0.21

0.19

0.10

0.09

15-18

0.16

0.14

0.01

0.06

Avoidant attachment

11-14

0.10

0.10

0.15

0.11

15-18

0.12

0.17

0.18

0.17

Ambivalent attachment

11-14

0.11

0.09

0.14

0.10

15-18

0.13

0.14

0.13

0.18

Disorganized attachment

11-14

0.04

0.06

0.13

0.11

15-18

0.05

0.11

0.15

0.18

Table 4

Country-wise means for various attachments of parents with adopted children in terms of gender of children

Types of attachments

Gender of children

Pakistan

China

United States

United Kingdom

Secure attachment

Female

0.22

0.17

0.06

0.09

Male

0.15

0.12

0.03

0.05

Avoidant attachment

Female

0.09

0.11

0.19

0.14

Male

0.14

0.19

0.21

0.16

Ambivalent attachment

Female

0.10

0.07

0.14

0.13

Male

0.12

0.13

0.16

0.15

Disorganized attachment

Female

0.11

0.09

0.11

0.13

Male

0.07

0.12

0.10

0.15

Table 5

Hypotheses assessment summary

Hypotheses

Pakistan

China

United States

United Kingdom

 

Comparisons for Means for Non working parents VS Working parents with (2-tailed significance/ p-value) & empirical conclusion

H1: The parents and adopted children relationship in terms of secure attachment is more in non-working parents than the working parents.

0.31 > 0.15 (0.000) Accepted

0.20 > 0.11 (0.000) Accepted

0.13 > 0.07 (0.000) Accepted

0.17 > 0.06 (0.000) Accepted

H2: The parents and adopted children relationship in terms of avoidant attachment is more in non-working parents than the working parents.

0.05 < 0.30 (0.000) Rejected

0.05 < 0.21 (0.000) Rejected

0.08 < 0.20 (0.000) Rejected

0.09 < 0.15 (0.000) Rejected

H3: The parents and adopted children relationship in terms of ambivalent attachment is more in non-working parents than the working parents.

0.08 < 0.21 (0.000) Rejected

0.06 < 0.19 (0.000) Rejected

0.10 < 0.24 (0.000) Rejected

0.11 < 0.20 (0.000) Rejected

H4: The parents and adopted children relationship in terms of disorganized attachment is more in non-working parents than the working parents.

0.09 < 0.11 (0.000) Rejected

0.03 < 0.15 (0.000) Rejected

0.05 < 0.13 (0.000) Rejected

0.04 < 0.18 (0.000) Rejected

 

Comparisons for Means for Female parents VS Male parents with (2-tailed significance/ p-value) & empirical conclusion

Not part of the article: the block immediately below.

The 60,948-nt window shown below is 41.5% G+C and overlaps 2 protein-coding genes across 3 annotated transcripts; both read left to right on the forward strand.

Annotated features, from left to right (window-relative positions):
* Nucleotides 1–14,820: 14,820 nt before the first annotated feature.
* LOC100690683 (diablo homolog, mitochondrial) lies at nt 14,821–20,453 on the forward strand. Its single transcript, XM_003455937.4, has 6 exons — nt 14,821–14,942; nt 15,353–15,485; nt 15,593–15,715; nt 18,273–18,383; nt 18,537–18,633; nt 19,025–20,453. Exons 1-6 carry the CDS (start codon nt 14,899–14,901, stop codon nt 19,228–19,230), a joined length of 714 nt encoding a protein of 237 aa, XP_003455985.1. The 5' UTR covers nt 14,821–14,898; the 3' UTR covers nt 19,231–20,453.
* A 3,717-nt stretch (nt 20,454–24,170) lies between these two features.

H5: The parents and adopted children relationship in terms of secure attachment is more in female parents than the male parents.

0.21 > 0.12 (0.000) Accepted

0.14 > 0.06 (0.000) Accepted

0.10 > 0.09 (0.000) Accepted

0.15 > 0.05 (0.000) Accepted

H6: The parents and adopted children relationship in terms of avoidant attachment is more in female parents than the male parents.

0.13 < 0.14 (0.079) Rejected

0.07 < 0.18 (0.000) Rejected

0.04 < 0.23 (0.000) Rejected

0.12 < 0.14 (0.056) Rejected

H7: The parents and adopted children relationship in terms of ambivalent attachment is more in female parents than the male parents.

0.15 < 0.17 (0.103) Rejected

0.08 < 0.16 (0.000) Rejected

0.11 < 0.20 (0.000) Rejected

0.12 < 0.16 (0.049) Rejected

H8: The parents and adopted children relationship in terms of disorganized attachment is more in female parents than the male parents.

0.02 < 0.06 (0.000) Rejected

0.17 > 0.14 (0.047) Rejected

0.11 < 0.12 (0.105) Rejected

0.08 < 0.19 (0.000) Rejected

 

Comparisons for Means for Younger children VS Elder children with (2-tailed significance/p-value) & empirical conclusion

H9: The parents and adopted children relationship in terms of secure attachment is more in younger children than the elder children.

0.21 > 0.16 (0.000) Accepted

0.19 > 0.14 (0.000) Accepted

0.10 > 0.01 (0.000) Accepted

0.09 < 0.06 (0.000) Accepted

H10: The parents and adopted children relationship in terms of avoidant attachment is more in younger children than the elder children.

0.10 < 0.12 (0.061) Rejected

0.10 < 0.17 (0.000) Rejected

0.15 < 0.18 (0.030) Rejected

0.11 < 0.17 (0.000) Rejected

H11: The parents and adopted children relationship in terms of ambivalent attachment is more in younger children than the elder children.

0.11 < 0.13 (0.070) Rejected

0.09 < 0.14 (0.000) Rejected

0.14 > 0.13 (0.155) Rejected

0.10 < 0.18 (0.000) Rejected

H12: The parents and adopted children relationship in terms of disorganized attachment is younger children than the elder children.

0.04 < 0.05 (0.180) Rejected

0.06 < 0.11 (0.000) Rejected

0.13 < 0.15 (0.101) Rejected

0.11 < 0.18 (0.000) Rejected

 

Comparisons for Means for Female children VS Male children. with (2-tailed significance/ p-value) & empirical conclusion